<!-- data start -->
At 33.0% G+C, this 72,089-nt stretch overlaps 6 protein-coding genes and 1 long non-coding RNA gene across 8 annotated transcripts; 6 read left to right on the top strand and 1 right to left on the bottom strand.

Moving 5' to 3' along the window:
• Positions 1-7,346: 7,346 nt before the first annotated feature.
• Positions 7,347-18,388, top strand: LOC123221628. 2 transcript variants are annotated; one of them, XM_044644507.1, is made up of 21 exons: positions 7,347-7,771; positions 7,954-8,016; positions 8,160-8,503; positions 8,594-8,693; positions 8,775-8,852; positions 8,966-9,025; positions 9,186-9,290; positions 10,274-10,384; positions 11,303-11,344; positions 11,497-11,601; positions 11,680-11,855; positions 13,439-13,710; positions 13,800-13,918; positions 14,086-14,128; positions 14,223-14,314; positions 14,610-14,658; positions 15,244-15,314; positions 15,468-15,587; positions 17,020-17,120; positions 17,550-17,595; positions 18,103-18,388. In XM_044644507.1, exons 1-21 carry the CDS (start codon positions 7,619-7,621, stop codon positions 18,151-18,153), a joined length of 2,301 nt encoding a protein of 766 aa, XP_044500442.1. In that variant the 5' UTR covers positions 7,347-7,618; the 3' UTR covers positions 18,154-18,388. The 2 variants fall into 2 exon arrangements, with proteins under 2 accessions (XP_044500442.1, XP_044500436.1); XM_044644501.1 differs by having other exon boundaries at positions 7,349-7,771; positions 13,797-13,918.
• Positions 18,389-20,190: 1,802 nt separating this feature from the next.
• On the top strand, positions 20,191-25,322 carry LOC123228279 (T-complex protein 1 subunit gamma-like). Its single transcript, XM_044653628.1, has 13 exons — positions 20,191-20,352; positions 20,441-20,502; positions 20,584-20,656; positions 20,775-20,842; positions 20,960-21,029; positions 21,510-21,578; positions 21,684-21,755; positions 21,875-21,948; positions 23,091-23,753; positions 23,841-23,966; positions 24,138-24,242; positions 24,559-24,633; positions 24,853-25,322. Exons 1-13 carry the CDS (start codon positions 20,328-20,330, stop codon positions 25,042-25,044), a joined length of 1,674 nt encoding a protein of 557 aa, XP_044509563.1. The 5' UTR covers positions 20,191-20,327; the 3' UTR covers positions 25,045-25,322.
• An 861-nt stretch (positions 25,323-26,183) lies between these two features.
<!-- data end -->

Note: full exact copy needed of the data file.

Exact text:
At 33.0% G+C, this 72,089-nt stretch overlaps 6 protein-coding genes and 1 long non-coding RNA gene across 8 annotated transcripts; 6 read left to right on the top strand and 1 right to left on the bottom strand.

Moving 5' to 3' along the window:
• Positions 1-7,346: 7,346 nt before the first annotated feature.
• Positions 7,347-18,388, top strand: LOC123221628. 2 transcript variants are annotated; one of them, XM_044644507.1, is made up of 21 exons: positions 7,347-7,771; positions 7,954-8,016; positions 8,160-8,503; positions 8,594-8,693; positions 8,775-8,852; positions 8,966-9,025; positions 9,186-9,290; positions 10,274-10,384; positions 11,303-11,344; positions 11,497-11,601; positions 11,680-11,855; positions 13,439-13,710; positions 13,800-13,918; positions 14,086-14,128; positions 14,223-14,314; positions 14,610-14,658; positions 15,244-15,314; positions 15,468-15,587; positions 17,020-17,120; positions 17,550-17,595; positions 18,103-18,388. In XM_044644507.1, exons 1-21 carry the CDS (start codon positions 7,619-7,621, stop codon positions 18,151-18,153), a joined length of 2,301 nt encoding a protein of 766 aa, XP_044500442.1. In that variant the 5' UTR covers positions 7,347-7,618; the 3' UTR covers positions 18,154-18,388. The 2 variants fall into 2 exon arrangements, with proteins under 2 accessions (XP_044500442.1, XP_044500436.1); XM_044644501.1 differs by having other exon boundaries at positions 7,349-7,771; positions 13,797-13,918.
• Positions 18,389-20,190: 1,802 nt separating this feature from the next.
• On the top strand, positions 20,191-25,322 carry LOC123228279 (T-complex protein 1 subunit gamma-like). Its single transcript, XM_044653628.1, has 13 exons — positions 20,191-20,352; positions 20,441-20,502; positions 20,584-20,656; positions 20,775-20,842; positions 20,960-21,029; positions 21,510-21,578; positions 21,684-21,755; positions 21,875-21,948; positions 23,091-23,753; positions 23,841-23,966; positions 24,138-24,242; positions 24,559-24,633; positions 24,853-25,322. Exons 1-13 carry the CDS (start codon positions 20,328-20,330, stop codon positions 25,042-25,044), a joined length of 1,674 nt encoding a protein of 557 aa, XP_044509563.1. The 5' UTR covers positions 20,191-20,327; the 3' UTR covers positions 25,045-25,322.
• An 861-nt stretch (positions 25,323-26,183) lies between these two features.